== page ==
We have a US president who supports gay marriage, and now a pope who, if not exactly signing up to equality for all, is at least starting to talk in language less inflammatory than his predecessor. "If someone is gay and he searches for the Lord and has goodwill, who am I to judge?" he told an assembled group of journalists on the papal plane back from his tour of Brazil. Then he went on to criticise the gay "lobby" and said he wasn’t going to break with the catechism that said "homosexual acts are intrinsically disordered". Still, for a brief moment it looked like a minor breakthrough.
Then you weigh it against a raft of anti-homosexuality legislation that is coming into force in countries across the world. In Russia, gay teenagers are being tortured and forcibly outed on the internet against a backdrop of laws that look completely out of step with the rest of Europe. In what is being described as rolling the "status of LGBT [lesbian, gay, bisexual and transgender] people back to the Stalin era", President Putin has passed a number of anti-gay laws, including legislation that punishes people and groups that distribute information considered "propaganda of non-traditional sexual relations". The country also now has powers to arrest and detain foreign citizens believe to be gay, or "pro-gay". It has led to the boycott of Russian vodka brands by gay bars and clubs in solidarity, started by writer and activist Dan Savage and taken up by bars in London.
In many African countries where homosexuality is already illegal, more draconian anti-gay laws are being passed and violence against LGBT people is increasing.
Is there a link between growing rights in some countries and worsening or removal of rights in others? "There are really complicated links between the two. If you look at the history of the advancement of LGBT rights in the UK, every advance is accompanied by a backlash," says Alistair Stewart, assistant director of the Kaleidoscope Trust, a UK-based organisation that supports international LGBT rights. "To a certain extent that’s happening on a global scale now – the advances that are being made in some parts of the world encourage a backlash in other parts of the world. The struggle for even basic human rights for LGBT people – freedom of association, freedom from violence – becomes harder to achieve when the opponents can point to something like gay marriage, which isn’t even on the books for most of the countries we’re talking about and make the argument that ‘if we give these people even the most basic of human rights, next they’ll be asking to get married in our churches’." Jonathan Cooper, chief executive of the Human Dignity Trust, is less sure they are related: "The further persecution is already happening."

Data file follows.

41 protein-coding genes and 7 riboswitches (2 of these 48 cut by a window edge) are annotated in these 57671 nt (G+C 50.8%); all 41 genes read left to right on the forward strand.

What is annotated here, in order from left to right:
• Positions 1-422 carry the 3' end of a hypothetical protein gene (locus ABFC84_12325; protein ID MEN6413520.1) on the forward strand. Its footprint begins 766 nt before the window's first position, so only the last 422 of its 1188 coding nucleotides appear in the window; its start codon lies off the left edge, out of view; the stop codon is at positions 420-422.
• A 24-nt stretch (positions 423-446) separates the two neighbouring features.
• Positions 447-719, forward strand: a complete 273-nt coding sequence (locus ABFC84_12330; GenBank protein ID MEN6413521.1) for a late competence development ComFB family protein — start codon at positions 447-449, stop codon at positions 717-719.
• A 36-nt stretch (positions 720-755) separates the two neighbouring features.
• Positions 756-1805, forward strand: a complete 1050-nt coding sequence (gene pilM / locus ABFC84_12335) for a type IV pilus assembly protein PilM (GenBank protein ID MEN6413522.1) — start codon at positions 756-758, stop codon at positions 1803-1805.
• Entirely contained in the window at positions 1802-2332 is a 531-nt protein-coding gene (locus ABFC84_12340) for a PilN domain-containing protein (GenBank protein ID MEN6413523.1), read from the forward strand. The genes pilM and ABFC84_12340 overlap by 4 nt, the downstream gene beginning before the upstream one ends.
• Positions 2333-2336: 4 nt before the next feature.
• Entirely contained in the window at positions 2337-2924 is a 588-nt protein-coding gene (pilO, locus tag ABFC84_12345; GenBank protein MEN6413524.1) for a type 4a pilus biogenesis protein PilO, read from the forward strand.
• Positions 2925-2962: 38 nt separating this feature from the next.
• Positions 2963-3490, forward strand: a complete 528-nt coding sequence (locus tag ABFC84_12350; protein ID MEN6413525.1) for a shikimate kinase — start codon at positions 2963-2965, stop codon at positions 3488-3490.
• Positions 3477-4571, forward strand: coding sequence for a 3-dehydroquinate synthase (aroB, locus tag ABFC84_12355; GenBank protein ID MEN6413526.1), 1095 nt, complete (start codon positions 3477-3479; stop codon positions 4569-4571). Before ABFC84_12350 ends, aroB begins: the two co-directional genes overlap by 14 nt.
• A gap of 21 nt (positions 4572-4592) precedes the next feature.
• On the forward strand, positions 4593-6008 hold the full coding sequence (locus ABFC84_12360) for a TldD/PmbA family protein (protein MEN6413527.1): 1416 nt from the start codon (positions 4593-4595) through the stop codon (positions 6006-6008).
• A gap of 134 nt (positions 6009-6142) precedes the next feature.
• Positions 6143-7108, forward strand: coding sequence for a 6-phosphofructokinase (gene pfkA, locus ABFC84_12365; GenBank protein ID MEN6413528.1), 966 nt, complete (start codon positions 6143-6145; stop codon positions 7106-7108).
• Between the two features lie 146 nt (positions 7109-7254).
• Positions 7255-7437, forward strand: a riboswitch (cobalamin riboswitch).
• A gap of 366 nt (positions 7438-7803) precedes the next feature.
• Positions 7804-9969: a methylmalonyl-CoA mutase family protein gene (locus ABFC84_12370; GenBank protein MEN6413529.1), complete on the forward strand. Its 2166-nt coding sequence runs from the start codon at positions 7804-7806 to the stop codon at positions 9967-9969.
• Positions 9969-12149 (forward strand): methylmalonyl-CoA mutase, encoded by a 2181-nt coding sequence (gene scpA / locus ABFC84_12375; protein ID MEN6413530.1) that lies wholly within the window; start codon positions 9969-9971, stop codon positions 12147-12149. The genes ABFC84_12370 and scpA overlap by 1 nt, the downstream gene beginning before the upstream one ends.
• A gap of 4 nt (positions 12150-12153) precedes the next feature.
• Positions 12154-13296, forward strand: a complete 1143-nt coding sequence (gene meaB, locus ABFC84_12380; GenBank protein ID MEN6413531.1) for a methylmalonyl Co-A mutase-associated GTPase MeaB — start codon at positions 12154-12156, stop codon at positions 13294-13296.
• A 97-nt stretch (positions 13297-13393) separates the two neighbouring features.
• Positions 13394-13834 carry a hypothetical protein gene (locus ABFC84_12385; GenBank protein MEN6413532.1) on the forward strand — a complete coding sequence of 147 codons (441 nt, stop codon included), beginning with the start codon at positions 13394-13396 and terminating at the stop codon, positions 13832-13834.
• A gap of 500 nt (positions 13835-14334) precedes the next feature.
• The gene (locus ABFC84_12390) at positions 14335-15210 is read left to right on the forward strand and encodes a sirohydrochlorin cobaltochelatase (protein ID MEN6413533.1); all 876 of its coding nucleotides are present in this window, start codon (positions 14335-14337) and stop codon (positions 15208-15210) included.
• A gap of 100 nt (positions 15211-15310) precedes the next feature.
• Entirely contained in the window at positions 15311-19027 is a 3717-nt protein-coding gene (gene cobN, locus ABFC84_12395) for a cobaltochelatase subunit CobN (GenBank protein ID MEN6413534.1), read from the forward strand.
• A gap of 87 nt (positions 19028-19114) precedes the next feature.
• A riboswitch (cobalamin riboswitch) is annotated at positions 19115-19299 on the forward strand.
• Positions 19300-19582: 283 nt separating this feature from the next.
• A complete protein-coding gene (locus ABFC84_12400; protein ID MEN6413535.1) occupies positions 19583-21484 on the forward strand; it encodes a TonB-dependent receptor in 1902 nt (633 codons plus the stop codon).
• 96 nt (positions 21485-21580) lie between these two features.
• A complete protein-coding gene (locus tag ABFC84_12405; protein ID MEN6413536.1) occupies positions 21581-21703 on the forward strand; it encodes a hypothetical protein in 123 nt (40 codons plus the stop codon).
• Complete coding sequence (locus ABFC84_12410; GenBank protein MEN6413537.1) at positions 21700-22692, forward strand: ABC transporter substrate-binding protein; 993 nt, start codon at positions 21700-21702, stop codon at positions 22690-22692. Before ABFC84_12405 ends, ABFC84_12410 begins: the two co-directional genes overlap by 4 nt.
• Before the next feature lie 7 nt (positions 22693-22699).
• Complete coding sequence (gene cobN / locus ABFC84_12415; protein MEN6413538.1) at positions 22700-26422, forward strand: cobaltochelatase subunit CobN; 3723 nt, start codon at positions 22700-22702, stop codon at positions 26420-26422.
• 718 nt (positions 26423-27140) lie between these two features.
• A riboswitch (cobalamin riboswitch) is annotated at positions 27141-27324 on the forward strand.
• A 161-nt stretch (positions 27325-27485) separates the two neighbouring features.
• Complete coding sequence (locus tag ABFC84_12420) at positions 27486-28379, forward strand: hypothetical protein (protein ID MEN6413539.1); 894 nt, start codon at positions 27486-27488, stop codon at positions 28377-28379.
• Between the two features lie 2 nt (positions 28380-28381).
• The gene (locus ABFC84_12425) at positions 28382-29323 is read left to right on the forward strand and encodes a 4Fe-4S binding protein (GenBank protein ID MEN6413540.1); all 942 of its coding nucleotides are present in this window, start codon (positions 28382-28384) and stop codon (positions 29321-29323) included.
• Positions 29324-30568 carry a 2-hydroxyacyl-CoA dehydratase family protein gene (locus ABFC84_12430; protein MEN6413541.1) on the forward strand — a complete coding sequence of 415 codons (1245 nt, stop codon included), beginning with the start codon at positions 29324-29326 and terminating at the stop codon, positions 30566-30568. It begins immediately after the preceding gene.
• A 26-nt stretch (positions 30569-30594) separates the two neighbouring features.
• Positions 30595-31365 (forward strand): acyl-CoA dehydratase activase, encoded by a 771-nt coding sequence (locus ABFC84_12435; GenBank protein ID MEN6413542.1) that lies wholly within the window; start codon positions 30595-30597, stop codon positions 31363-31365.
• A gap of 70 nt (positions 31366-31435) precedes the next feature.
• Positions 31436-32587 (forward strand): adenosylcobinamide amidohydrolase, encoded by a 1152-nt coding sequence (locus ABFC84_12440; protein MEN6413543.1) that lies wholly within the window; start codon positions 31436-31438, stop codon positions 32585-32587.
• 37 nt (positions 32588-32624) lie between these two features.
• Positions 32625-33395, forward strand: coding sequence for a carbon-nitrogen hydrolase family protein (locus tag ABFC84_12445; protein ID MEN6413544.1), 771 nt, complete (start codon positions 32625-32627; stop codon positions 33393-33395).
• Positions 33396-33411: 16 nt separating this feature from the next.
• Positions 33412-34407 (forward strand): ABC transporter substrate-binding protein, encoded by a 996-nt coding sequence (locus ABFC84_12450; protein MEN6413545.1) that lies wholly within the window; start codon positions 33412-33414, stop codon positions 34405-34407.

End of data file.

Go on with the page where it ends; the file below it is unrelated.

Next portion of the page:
The Human Dignity Trust challenges laws to end the persecution of LGBT people around the world. "Most countries sign up to international human rights treaties. If you take Belize as an example, it has ratified all the key UN human rights treaties and in their constitution they have a right to a private life, to equality, to dignity. And so basically to criminalise homosexuality is a violation. To bring a legal challenge against that takes a very brave individual." It has been supporting Caleb Orozco, the gay rights campaigner who launched a legal challenge to overturn Belize’s criminalisation laws. "We’re still waiting for the judgment. They said it would be out by the end of July but obviously it’s not coming now."
Orozco’s case has prompted a backlash in Belize against him, and Unibam (the United Belize Advocacy Movement). A report last week from the Southern Poverty Law Center, the US civil rights organisation, highlighted the influence US hardline religious groups had in Belize and other countries. "Many of these American religious-right groups know they have lost the battle against LGBT rights in the US, and they’re now aiding and abetting anti-LGBT forces in countries where anti-gay violence is prevalent," said Heidi Beirich, author of the report. "These groups are pouring fuel on an exceedingly volatile fire."
It’s the classic missionary model, says Stewart, "where money and resources and organisation are set up in the countries that they are targeting". It’s also worth remembering which country is responsible for the legacy of persecution faced by millions of LGBT people today. There are more than 75 countries where homosexuality is still criminalised: "Forty-two of them are former British colonies so we can see where the legacy comes from," says Cooper. To see which countries are getting worse in terms of gay rights makes grim reading, but Stewart is cheered by the support he sees. "One of the reassuring things that has come out of the response to the Russian laws in particular is there is a growing international apprehension. One of the last great undone pieces of the civil rights movement is to address the rights of LGBT people, and there does seem to be a growing international support for change."